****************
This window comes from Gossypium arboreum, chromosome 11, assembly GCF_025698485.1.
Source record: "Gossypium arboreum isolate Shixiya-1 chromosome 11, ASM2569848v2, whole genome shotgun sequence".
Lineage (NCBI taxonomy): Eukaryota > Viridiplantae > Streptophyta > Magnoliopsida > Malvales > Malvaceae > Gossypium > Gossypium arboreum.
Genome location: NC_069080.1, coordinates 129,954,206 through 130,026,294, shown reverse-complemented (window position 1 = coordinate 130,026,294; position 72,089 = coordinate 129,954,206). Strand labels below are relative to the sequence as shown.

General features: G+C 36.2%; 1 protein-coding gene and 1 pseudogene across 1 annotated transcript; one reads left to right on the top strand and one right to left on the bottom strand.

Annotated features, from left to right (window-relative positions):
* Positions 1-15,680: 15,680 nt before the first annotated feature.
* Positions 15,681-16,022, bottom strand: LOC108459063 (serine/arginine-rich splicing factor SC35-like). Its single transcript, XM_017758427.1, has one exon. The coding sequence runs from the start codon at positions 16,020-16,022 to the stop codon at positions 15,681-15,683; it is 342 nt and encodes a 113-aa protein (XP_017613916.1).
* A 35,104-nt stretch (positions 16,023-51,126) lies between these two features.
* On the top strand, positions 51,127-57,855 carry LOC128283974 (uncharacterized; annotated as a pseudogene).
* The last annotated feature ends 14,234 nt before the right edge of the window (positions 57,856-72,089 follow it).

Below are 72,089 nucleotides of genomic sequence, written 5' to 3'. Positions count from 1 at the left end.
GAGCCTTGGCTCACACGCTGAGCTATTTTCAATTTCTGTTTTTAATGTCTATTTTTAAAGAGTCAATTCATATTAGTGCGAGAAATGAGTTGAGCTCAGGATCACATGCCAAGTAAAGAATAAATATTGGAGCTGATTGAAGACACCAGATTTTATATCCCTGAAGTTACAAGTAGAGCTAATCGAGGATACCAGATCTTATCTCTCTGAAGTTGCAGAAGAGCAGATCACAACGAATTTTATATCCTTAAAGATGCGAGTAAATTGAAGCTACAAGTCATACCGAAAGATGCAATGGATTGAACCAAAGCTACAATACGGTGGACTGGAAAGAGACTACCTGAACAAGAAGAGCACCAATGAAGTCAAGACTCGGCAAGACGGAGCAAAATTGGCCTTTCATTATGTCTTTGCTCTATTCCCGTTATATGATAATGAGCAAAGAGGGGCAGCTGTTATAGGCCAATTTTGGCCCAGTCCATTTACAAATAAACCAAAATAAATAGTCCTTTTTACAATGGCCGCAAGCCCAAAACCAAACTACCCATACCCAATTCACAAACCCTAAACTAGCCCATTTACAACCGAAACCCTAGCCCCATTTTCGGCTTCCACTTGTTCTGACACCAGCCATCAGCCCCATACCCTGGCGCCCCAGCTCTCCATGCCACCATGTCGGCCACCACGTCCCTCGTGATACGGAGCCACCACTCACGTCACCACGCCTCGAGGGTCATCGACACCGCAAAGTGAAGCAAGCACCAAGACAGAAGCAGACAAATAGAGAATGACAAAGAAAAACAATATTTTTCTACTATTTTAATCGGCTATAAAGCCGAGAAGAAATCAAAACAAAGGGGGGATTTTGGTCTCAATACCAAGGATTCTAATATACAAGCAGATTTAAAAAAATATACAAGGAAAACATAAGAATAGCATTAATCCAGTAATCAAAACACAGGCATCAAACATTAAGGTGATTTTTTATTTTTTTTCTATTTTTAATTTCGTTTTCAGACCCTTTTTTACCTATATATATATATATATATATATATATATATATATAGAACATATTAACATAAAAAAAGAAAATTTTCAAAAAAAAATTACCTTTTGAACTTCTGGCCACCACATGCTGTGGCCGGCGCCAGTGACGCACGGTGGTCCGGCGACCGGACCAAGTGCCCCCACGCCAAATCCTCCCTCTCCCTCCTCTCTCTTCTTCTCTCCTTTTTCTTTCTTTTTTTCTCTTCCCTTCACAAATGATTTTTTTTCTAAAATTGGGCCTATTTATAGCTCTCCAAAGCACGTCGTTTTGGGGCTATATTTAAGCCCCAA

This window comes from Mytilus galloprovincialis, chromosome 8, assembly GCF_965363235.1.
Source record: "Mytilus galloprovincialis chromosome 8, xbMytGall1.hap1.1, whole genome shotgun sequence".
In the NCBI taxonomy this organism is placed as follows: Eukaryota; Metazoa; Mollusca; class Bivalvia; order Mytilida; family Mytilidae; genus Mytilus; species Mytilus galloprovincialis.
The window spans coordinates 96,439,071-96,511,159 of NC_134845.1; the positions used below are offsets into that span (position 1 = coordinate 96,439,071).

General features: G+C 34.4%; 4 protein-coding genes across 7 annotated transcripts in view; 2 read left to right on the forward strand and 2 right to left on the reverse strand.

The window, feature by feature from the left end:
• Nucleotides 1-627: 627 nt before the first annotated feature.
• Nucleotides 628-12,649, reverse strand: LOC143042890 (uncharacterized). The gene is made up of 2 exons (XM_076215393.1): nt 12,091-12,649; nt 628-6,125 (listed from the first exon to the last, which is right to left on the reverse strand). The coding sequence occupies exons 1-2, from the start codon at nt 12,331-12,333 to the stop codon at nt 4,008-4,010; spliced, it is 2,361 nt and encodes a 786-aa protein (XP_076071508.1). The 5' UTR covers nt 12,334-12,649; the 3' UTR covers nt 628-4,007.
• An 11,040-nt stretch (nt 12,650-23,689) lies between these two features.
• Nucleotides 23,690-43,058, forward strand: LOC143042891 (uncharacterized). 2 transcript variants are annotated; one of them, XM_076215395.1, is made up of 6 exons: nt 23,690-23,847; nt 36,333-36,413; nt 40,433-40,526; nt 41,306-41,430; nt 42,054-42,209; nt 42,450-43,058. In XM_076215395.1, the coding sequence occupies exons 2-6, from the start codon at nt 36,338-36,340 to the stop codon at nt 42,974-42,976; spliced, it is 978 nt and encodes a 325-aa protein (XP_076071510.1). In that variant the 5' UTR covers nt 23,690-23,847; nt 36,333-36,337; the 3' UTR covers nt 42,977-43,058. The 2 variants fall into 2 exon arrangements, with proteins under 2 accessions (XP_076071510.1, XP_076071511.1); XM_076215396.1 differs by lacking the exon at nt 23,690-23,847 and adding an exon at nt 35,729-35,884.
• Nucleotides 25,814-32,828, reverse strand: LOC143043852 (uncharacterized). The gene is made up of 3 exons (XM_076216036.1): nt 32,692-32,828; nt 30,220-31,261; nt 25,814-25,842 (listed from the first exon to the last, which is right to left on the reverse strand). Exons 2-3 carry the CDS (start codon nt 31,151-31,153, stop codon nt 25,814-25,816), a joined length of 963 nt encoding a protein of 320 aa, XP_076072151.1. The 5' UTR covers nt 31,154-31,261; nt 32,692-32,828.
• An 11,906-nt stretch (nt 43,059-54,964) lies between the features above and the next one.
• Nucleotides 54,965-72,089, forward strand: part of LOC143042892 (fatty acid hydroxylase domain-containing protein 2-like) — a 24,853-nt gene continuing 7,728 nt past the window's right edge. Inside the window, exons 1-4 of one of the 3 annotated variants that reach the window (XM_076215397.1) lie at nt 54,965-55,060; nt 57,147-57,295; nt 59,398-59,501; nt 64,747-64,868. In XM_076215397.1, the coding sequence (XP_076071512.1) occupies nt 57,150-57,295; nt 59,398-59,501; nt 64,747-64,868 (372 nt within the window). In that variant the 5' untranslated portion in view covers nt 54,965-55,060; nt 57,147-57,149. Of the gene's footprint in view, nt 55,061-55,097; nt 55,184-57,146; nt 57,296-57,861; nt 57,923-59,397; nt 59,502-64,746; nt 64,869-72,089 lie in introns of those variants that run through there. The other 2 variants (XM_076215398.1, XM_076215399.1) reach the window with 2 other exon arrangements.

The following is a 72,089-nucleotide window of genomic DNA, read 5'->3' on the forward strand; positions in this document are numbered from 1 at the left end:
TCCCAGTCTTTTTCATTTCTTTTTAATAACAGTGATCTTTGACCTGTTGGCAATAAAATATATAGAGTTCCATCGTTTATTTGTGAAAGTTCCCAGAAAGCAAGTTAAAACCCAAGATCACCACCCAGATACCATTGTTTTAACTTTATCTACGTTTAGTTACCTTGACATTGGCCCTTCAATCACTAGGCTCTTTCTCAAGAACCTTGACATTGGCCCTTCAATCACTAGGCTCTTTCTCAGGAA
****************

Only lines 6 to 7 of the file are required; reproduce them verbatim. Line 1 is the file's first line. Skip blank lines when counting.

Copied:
Annotated features, from left to right (window-relative positions):
* Positions 1-15,680: 15,680 nt before the first annotated feature.